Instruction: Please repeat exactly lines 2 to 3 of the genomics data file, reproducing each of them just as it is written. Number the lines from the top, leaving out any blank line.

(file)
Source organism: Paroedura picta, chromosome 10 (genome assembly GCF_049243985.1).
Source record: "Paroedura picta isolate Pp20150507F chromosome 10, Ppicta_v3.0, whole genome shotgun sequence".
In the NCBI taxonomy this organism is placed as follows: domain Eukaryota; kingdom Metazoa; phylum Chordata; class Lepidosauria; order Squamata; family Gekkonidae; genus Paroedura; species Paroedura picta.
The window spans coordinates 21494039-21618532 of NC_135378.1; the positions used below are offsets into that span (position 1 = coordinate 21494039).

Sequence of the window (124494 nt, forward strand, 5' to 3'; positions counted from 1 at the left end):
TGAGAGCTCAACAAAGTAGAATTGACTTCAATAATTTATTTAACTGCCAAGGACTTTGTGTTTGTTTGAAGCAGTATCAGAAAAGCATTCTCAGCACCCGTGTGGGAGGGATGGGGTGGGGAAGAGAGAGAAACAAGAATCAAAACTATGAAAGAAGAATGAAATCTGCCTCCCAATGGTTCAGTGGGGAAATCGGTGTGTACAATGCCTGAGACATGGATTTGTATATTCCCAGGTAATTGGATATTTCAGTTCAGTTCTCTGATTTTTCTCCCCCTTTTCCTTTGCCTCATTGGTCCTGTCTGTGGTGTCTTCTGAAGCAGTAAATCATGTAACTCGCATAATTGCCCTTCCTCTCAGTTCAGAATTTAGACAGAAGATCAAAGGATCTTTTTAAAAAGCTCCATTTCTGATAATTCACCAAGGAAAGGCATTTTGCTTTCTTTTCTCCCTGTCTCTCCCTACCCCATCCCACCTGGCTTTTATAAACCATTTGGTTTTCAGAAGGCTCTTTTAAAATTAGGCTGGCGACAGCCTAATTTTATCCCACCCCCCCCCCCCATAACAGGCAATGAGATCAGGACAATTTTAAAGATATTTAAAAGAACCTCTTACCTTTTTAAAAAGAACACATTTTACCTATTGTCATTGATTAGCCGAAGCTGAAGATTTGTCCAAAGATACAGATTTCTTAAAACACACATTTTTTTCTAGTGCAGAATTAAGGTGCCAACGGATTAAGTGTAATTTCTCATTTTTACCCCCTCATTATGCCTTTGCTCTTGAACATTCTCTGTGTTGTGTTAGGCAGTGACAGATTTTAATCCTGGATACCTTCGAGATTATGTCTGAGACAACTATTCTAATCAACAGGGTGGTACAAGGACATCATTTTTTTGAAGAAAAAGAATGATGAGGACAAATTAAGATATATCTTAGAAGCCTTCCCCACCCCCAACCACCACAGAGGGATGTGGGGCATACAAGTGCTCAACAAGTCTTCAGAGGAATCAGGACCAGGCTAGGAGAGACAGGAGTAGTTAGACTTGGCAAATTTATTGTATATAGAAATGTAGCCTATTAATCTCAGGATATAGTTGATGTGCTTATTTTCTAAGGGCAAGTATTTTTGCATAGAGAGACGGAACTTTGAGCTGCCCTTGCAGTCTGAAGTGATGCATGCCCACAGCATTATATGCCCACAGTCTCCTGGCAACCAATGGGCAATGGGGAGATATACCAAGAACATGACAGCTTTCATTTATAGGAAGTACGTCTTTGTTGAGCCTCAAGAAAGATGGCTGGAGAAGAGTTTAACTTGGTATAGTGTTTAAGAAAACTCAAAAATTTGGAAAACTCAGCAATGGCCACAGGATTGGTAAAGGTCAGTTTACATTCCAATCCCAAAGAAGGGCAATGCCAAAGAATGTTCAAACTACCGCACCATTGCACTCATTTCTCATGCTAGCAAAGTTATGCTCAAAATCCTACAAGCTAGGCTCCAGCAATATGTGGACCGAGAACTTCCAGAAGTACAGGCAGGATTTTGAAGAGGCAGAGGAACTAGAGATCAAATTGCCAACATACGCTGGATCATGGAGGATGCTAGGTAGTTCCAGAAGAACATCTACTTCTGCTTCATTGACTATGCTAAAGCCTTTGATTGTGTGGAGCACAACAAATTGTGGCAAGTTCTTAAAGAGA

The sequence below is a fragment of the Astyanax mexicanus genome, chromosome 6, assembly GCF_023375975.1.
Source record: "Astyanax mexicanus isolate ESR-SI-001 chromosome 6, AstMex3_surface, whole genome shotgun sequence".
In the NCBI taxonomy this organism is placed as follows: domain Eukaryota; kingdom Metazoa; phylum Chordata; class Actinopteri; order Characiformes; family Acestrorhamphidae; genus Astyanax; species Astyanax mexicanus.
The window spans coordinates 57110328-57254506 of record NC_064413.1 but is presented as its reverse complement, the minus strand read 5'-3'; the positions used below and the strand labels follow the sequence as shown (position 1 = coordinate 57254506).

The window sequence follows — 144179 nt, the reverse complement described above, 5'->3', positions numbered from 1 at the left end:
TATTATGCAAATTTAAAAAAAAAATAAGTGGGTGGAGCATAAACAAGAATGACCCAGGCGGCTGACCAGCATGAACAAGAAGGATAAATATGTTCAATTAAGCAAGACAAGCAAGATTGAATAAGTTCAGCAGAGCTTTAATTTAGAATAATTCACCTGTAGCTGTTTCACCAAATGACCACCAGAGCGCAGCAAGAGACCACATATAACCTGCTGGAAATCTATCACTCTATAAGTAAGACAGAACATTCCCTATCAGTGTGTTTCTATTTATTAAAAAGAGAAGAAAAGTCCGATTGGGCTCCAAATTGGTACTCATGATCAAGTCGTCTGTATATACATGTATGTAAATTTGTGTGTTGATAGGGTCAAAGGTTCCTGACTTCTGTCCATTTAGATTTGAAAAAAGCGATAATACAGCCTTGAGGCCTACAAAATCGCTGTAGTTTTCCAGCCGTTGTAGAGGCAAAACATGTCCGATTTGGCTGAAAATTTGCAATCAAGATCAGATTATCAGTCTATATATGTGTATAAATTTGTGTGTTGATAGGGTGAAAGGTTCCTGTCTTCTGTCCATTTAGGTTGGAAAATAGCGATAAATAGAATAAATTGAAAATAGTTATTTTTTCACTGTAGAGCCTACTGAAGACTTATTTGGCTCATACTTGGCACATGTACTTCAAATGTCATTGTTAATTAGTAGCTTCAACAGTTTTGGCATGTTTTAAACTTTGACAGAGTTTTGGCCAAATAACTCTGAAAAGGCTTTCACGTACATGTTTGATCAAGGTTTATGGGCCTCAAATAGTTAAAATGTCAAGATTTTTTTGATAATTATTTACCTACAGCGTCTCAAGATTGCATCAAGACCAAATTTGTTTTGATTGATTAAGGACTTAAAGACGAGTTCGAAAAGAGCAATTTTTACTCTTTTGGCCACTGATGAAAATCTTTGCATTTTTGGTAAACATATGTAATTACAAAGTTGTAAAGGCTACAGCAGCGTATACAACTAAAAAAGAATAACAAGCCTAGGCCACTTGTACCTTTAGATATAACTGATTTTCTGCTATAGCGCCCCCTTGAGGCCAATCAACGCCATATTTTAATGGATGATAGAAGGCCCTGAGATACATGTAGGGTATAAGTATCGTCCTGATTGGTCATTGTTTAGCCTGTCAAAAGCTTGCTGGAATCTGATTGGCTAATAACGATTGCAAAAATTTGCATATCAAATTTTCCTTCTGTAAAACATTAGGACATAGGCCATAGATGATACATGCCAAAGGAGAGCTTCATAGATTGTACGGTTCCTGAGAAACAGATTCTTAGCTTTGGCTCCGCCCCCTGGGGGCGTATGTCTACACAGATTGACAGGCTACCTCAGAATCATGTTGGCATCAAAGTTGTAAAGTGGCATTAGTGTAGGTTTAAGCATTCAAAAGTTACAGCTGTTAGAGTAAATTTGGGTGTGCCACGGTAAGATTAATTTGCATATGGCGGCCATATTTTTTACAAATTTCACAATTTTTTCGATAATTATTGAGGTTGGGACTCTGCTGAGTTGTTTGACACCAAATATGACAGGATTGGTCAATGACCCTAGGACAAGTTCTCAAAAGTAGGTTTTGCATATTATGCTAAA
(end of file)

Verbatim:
Source record: "Paroedura picta isolate Pp20150507F chromosome 10, Ppicta_v3.0, whole genome shotgun sequence".
In the NCBI taxonomy this organism is placed as follows: domain Eukaryota; kingdom Metazoa; phylum Chordata; class Lepidosauria; order Squamata; family Gekkonidae; genus Paroedura; species Paroedura picta.